Pirates unable to drop Blazers in championship series

Pirate Jacob Keagan and the Pirates took the Sackville Blazers to six games in the NSJHL championship series. Photo by Grant McDaniel

PORT HAWKESBURY: It’s said a good netminder can steal a series, and never was that more true than in the championship of the Nova Scotia Junior Hockey League where the Sackville Blazers claimed the banner at the expense of the Strait Pirates.

“We ran into a hot goalie in the finals,” said Pirate coach Taylor Lambke, speaking to The Reporter last Sunday afternoon. “Every game we were getting 40 or 50 shots, and he kind of had our number.

“I didn’t think we played a bad game in the series. I think we played six solid hockey games, but we just couldn’t find a way to score. We only gave up 12 goals in the series. That’s two goals a game, and giving up that few goals you think you’d have a chance to win.

“It’s tough, but we accomplished a lot this year and the future looks bright for this organization.”

Branden Dauphinee gets a shot away for the Pirates.

The series concluded last Friday night with the Blazers managing a 4-1 win in their home barn. This gave the Blazers a 4-2 series win, granting them the provincial league’s championship.

Joshua MacMillan (from Christian Papineau and Liam MacKinnon) had a third period goal for the Strait, spoiling the shutout of Blazer Justin Sumarah. Sumarah was named Playoff MVP and, in the final game, he stopped 46 shots.

Facing that number of opportunities was standard operating procedure for the goalie. In total, the Pirates sent 268 pucks his way in the championship series.

Pirate goalie Cody Smith was also dynamite in net. Smith was named the league’s top goalie in the regular season. In game six, he faced 37 shots, and he led the NSJHL playoffs with a 2.01 goals against average. (Sumarah was second at 2.71).

“I told our guys they should have no regrets,” Lambke said. “They were two games away from achieving what they wanted to achieve in September. They battled right to the end, and they didn’t get the breaks.

“We did everything we could to bring a championship to Port Hawkesbury, and that’s the new standard now. I think that’s the biggest thing to come out of this season. We’ll continue to push for championships year after year.”

Randon MacKinnon was a force in the championship series for the Pirates.

The championship series wasn’t without some controversy.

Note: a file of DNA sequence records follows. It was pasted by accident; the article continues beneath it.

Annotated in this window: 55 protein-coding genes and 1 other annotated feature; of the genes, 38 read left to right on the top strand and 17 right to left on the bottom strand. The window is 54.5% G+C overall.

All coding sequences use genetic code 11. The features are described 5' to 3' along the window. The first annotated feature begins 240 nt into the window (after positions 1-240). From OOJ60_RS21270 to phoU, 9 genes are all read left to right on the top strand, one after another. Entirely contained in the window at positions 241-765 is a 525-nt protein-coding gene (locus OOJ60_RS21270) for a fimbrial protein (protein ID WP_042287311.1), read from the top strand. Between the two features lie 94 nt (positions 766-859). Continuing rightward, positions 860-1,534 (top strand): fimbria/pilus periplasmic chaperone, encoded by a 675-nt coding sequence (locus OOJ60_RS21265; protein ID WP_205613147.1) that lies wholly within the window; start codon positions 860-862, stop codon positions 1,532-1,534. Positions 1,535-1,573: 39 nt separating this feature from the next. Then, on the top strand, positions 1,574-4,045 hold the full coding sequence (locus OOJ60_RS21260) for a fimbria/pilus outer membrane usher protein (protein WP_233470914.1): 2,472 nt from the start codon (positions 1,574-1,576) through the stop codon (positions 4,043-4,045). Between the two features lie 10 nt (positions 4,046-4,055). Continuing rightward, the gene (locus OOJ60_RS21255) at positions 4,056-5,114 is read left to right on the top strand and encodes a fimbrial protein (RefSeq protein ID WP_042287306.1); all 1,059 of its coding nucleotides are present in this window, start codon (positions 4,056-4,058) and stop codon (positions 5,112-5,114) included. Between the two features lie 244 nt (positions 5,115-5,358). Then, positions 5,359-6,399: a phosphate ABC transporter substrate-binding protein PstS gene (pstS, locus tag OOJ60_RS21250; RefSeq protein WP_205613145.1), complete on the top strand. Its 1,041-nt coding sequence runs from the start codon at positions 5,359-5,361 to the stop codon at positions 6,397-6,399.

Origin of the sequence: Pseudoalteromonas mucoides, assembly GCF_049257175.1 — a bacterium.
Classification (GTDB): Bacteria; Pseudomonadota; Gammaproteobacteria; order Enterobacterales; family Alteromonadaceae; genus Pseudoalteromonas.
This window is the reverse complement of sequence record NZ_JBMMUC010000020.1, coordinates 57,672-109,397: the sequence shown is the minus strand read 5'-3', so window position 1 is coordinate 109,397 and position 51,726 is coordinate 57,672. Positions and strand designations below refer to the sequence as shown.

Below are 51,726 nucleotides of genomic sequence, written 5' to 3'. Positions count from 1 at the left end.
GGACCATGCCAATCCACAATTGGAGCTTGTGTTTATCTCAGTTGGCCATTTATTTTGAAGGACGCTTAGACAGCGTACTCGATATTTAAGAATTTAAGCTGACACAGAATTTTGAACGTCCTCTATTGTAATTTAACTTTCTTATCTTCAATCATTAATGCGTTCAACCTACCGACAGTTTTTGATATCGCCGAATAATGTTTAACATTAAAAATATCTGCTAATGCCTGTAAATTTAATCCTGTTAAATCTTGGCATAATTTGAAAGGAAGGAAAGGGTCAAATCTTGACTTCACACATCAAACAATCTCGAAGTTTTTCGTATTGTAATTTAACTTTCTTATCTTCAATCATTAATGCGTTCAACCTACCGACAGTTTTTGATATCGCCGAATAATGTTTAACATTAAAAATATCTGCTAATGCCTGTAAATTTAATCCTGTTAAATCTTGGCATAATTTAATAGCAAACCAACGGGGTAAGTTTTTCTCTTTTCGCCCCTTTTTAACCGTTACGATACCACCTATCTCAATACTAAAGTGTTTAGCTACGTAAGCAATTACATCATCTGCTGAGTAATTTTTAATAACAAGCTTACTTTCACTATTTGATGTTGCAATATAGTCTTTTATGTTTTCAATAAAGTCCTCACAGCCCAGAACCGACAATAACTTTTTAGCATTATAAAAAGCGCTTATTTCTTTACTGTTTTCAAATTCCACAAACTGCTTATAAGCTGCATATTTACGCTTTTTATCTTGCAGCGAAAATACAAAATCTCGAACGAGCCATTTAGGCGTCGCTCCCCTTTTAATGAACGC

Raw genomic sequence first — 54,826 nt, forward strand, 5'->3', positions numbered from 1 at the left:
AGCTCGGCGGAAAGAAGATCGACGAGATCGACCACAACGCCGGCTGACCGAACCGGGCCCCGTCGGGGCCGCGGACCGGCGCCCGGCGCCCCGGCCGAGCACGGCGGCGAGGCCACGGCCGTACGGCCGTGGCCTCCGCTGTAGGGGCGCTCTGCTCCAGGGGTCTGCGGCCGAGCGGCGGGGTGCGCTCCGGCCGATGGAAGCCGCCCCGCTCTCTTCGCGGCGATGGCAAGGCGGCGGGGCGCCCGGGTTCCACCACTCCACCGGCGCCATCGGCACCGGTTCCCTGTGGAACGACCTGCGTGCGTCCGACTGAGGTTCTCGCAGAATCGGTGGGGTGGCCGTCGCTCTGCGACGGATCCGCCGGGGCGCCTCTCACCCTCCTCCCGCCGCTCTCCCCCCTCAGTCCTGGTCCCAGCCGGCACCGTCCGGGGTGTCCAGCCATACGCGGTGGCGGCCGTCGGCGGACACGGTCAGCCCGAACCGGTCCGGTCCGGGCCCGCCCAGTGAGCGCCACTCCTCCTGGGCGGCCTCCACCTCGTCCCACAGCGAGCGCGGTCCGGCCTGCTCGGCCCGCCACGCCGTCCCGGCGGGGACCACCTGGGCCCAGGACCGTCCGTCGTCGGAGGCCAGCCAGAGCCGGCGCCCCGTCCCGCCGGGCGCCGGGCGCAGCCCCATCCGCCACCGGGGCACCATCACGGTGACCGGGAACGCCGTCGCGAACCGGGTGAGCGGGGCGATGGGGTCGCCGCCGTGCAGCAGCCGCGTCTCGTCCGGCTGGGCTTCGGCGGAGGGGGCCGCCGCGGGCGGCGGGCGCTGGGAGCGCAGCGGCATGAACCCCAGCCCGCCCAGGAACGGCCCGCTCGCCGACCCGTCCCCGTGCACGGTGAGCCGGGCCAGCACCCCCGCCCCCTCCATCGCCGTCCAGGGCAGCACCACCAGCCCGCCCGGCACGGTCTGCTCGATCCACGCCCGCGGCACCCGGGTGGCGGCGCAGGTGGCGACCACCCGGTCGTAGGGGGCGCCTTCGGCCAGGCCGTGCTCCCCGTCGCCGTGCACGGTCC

In game six, the Pirates were without the services of Randon MacKinnon and Avery Warner, both of whom were ousted from the third period in game five and facing one-game suspensions. Warner was given a game misconduct in the last 10 minutes, and MacKinnon was out for goaltender interference.

The MacKinnon ousting also resulted in Lambke being taken out of game five, which Sackville won 3-2.

The coach maintains the referees were out of order in the MacKinnon calls and the resulting exits.

“I don’t think all the fans knew exactly what happened. It wasn’t for misconduct [that I got kicked out]. It was an inappropriate call,” he said.

“There were two goalie interference calls made, and the referees made a gigantic mistake. They thought that two goalie interference calls against you was an automatic ejection for your coach, but it’s not. It’s three. The goalie interference penalties against Randon were inappropriately as well.”

He said neither he nor MacKinnon ought to have been given an early exit.

“I’m more upset for Randon who ended his junior career sitting in the stands at the Sackville Arena. That’s tough to swallow. He’s been a loyal soldier for this organization. It was hard knowing a referee’s decision led to it.

“I’m not blaming the series on the referees. Sackville did their job and found a way to win the series, but game five was unfortunate. It was a terrible job the refs did in my opinion.”

The coach said the Pirates have appealed to the league, but that didn’t change the lineup for game six.

Lambke said he and the Pirates are very happy with fan and sponsor support during the season.